This is how it was at Hampstead

By Valerie Hewison

It is very difficult to put into words what was so special about Hampstead, yet all of us who were involved know that we had a great experience that has stayed with us when the playing days have long gone.

The club house in central London was already a run down building on two levels with poor facilities which nowadays would be considered a health hazard. Despite this it was a big space with few frills and no rules which suited the cavalier feeling of the time.
The mood was slightly anarchic, Hampstead was setting a different standard from the conventional rugby clubs. Eight or nine teams were put out each week, many of which were run like fiefdoms. Brilliant events were arranged such as beer festivals and balls in prestigious venues and the playing , singing and drinking all aimed to be more successful and more outrageous than any other rugby club in the area.

This was a heady cocktail and it produced the most amazing times that now we can only remember.
My specific memories are more mundane. It was the Seven Season with Jerry Coade as Captain. We are off to Luton, trained and practised with victories already achieved and expectation high. Out came the team with a new star from South Africa, Stan Hannath, who had been hidden for a while in the lower teams. He ripped through the opposition with the help of a talented team and motored into the final. We on the sideline were euphoric, there is no greater excitement. At the winning moment I was leaping up and down in sheer joy. When Leon Sugarman from our team returned to collect his glasses from my safe keeping, I had to admit that they had jumped out of my pocket and I had crushed them underfoot in the excitement.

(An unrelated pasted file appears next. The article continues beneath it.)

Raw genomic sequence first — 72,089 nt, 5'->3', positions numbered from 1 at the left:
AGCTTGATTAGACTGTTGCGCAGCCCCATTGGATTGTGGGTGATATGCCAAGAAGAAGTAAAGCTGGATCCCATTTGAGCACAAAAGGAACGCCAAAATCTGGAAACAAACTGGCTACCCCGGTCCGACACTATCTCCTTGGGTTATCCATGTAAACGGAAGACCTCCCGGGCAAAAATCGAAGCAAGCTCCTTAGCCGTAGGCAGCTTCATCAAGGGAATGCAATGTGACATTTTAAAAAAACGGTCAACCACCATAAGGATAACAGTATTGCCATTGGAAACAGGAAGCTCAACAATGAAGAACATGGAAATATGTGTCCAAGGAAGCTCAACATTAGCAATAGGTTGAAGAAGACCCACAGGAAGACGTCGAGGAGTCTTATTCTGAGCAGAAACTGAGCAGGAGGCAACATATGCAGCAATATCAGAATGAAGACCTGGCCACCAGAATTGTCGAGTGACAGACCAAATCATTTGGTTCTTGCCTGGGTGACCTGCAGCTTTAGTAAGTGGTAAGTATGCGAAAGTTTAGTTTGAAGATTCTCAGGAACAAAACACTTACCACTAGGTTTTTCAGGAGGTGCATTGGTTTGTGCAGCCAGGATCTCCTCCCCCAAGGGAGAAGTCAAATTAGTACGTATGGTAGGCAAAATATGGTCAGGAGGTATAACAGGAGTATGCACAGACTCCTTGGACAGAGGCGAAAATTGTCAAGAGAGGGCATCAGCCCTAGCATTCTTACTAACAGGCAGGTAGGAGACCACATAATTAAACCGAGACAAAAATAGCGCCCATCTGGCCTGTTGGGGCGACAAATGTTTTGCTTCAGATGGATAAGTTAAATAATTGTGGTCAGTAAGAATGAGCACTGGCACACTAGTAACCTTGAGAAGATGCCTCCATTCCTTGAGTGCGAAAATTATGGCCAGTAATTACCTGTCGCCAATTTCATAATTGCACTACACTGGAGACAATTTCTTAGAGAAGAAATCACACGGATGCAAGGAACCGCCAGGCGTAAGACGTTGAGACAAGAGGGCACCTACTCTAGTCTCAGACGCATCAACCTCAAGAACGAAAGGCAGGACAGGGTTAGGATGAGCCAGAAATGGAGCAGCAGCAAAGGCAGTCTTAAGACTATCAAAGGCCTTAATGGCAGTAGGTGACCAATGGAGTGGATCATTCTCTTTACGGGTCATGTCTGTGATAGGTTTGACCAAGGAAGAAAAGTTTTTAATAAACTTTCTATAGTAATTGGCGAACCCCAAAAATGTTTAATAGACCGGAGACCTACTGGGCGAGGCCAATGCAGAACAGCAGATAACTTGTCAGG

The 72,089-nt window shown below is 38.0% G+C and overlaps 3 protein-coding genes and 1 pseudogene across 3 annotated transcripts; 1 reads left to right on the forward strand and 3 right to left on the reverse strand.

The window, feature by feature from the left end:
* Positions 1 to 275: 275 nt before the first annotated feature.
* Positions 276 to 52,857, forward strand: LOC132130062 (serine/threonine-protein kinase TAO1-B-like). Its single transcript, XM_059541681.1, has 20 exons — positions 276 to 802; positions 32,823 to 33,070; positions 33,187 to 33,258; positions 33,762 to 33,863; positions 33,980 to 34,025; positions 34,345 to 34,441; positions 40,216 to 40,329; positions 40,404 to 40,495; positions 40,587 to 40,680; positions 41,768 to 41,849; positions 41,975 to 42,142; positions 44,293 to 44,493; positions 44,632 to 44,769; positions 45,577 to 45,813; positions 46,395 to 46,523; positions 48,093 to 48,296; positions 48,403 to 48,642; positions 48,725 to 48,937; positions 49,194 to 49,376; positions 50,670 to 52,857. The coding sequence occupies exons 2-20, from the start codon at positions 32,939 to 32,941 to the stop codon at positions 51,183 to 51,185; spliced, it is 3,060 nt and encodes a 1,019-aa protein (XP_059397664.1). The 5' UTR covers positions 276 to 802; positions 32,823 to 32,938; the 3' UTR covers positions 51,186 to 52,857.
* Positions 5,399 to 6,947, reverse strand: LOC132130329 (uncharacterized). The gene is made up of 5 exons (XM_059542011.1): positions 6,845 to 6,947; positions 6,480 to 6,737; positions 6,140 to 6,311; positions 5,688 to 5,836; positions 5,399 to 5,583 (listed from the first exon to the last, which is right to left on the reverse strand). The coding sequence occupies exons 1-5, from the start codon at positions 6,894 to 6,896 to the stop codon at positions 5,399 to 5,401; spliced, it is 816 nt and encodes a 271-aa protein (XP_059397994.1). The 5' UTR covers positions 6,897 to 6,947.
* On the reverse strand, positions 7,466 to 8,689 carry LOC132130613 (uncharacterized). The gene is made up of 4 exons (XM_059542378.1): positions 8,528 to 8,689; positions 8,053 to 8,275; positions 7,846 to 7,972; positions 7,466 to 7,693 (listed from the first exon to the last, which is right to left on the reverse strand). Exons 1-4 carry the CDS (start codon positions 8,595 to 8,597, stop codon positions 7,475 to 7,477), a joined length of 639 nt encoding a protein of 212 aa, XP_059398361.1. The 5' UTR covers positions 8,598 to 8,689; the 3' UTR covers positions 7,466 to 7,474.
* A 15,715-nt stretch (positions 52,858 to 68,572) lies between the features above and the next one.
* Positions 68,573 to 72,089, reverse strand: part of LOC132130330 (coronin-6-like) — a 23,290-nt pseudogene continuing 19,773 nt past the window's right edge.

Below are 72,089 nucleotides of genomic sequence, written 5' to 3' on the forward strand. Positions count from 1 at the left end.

Meanwhile, Ken who was running the touch, had picked up a sweater to use as a flag without realising that it contained Peter Jones’ teeth which were found only after much searching.

The Sevens featured also in Wales where camping in Rhandirmwyn was a rugby group offshoot. The village had an annual show and a Sevens competition and we took down a team known locally as ‘the London boys’. Came the day we progressed through the local teams. Waiting between matches was hard for Richard Wheatley who being sought urgently for the next tie had fallen asleep in the vegetable show tent.

What happened in the final? Did Ross Raeburn put his foot offside?   All in doubt and finally all lost in the last minutes.
This is how it was at Hampstead, some amazing highs, some lows but always exciting.

On a final note, in 1968 when Ken and I, just married, lived at Swiss Cottage, our neighbour was another Hampstead player. Ken pointed out to me a long haired slightly disreputable figure with a denim cap. I advised Ken to have nothing to do with him. Little did I know that this was Tony Mac, who with Phyllis would become life long friends. They and the others in our group are our Rugby family and have been our friends all through our lives and without doubt we owe this to Hampstead Rugby Club.


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